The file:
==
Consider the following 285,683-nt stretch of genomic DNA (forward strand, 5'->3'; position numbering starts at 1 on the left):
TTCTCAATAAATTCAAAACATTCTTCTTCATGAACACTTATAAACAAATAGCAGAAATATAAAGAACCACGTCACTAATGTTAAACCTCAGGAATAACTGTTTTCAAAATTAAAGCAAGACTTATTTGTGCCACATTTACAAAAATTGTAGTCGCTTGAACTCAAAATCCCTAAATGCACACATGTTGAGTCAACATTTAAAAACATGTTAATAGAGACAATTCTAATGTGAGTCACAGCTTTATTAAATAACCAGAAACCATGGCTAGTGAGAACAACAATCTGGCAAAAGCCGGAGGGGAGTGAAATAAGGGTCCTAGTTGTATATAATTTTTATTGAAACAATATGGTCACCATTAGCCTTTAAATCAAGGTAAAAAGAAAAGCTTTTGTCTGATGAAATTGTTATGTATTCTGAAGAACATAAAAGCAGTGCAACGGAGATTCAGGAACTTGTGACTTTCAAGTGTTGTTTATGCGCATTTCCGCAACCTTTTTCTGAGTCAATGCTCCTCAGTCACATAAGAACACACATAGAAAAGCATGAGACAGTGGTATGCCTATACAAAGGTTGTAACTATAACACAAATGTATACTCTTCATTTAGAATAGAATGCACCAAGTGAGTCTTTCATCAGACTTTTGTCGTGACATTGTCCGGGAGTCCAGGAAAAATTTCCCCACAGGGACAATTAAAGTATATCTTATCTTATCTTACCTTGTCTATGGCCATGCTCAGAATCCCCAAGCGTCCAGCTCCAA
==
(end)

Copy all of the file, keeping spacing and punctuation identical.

Consider the following 285,683-nt stretch of genomic DNA (forward strand, 5'->3'; position numbering starts at 1 on the left):
TTCTCAATAAATTCAAAACATTCTTCTTCATGAACACTTATAAACAAATAGCAGAAATATAAAGAACCACGTCACTAATGTTAAACCTCAGGAATAACTGTTTTCAAAATTAAAGCAAGACTTATTTGTGCCACATTTACAAAAATTGTAGTCGCTTGAACTCAAAATCCCTAAATGCACACATGTTGAGTCAACATTTAAAAACATGTTAATAGAGACAATTCTAATGTGAGTCACAGCTTTATTAAATAACCAGAAACCATGGCTAGTGAGAACAACAATCTGGCAAAAGCCGGAGGGGAGTGAAATAAGGGTCCTAGTTGTATATAATTTTTATTGAAACAATATGGTCACCATTAGCCTTTAAATCAAGGTAAAAAGAAAAGCTTTTGTCTGATGAAATTGTTATGTATTCTGAAGAACATAAAAGCAGTGCAACGGAGATTCAGGAACTTGTGACTTTCAAGTGTTGTTTATGCGCATTTCCGCAACCTTTTTCTGAGTCAATGCTCCTCAGTCACATAAGAACACACATAGAAAAGCATGAGACAGTGGTATGCCTATACAAAGGTTGTAACTATAACACAAATGTATACTCTTCATTTAGAATAGAATGCACCAAGTGAGTCTTTCATCAGACTTTTGTCGTGACATTGTCCGGGAGTCCAGGAAAAATTTCCCCACAGGGACAATTAAAGTATATCTTATCTTATCTTACCTTGTCTATGGCCATGCTCAGAATCCCCAAGCGTCCAGCTCCAA